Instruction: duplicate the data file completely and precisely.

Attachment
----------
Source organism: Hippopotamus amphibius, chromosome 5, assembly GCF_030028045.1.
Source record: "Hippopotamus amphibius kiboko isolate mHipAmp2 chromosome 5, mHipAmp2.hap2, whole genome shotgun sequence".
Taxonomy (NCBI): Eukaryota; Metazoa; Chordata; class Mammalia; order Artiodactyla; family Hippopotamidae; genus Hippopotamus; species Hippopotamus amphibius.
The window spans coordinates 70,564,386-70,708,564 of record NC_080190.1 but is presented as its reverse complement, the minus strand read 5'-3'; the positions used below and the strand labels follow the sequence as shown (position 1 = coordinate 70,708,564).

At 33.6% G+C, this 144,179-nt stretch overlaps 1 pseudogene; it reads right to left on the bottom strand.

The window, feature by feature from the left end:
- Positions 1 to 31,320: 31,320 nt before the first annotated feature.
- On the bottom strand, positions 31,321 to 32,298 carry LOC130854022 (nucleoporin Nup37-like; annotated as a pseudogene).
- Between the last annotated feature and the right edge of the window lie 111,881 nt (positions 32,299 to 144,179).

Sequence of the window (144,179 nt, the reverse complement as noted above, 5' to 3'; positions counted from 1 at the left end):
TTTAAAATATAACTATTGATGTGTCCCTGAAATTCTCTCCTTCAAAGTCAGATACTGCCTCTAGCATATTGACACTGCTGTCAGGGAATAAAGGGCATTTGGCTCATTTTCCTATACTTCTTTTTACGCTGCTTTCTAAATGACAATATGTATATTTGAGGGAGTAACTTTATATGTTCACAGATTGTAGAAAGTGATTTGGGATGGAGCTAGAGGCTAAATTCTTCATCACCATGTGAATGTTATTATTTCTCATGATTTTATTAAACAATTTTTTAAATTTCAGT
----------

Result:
Source organism: Hippopotamus amphibius, chromosome 5, assembly GCF_030028045.1.
Source record: "Hippopotamus amphibius kiboko isolate mHipAmp2 chromosome 5, mHipAmp2.hap2, whole genome shotgun sequence".
Taxonomy (NCBI): Eukaryota; Metazoa; Chordata; class Mammalia; order Artiodactyla; family Hippopotamidae; genus Hippopotamus; species Hippopotamus amphibius.
The window spans coordinates 70,564,386-70,708,564 of record NC_080190.1 but is presented as its reverse complement, the minus strand read 5'-3'; the positions used below and the strand labels follow the sequence as shown (position 1 = coordinate 70,708,564).

At 33.6% G+C, this 144,179-nt stretch overlaps 1 pseudogene; it reads right to left on the bottom strand.

The window, feature by feature from the left end:
- Positions 1 to 31,320: 31,320 nt before the first annotated feature.
- On the bottom strand, positions 31,321 to 32,298 carry LOC130854022 (nucleoporin Nup37-like; annotated as a pseudogene).
- Between the last annotated feature and the right edge of the window lie 111,881 nt (positions 32,299 to 144,179).

Sequence of the window (144,179 nt, the reverse complement as noted above, 5' to 3'; positions counted from 1 at the left end):
TTTAAAATATAACTATTGATGTGTCCCTGAAATTCTCTCCTTCAAAGTCAGATACTGCCTCTAGCATATTGACACTGCTGTCAGGGAATAAAGGGCATTTGGCTCATTTTCCTATACTTCTTTTTACGCTGCTTTCTAAATGACAATATGTATATTTGAGGGAGTAACTTTATATGTTCACAGATTGTAGAAAGTGATTTGGGATGGAGCTAGAGGCTAAATTCTTCATCACCATGTGAATGTTATTATTTCTCATGATTTTATTAAACAATTTTTTAAATTTCAGT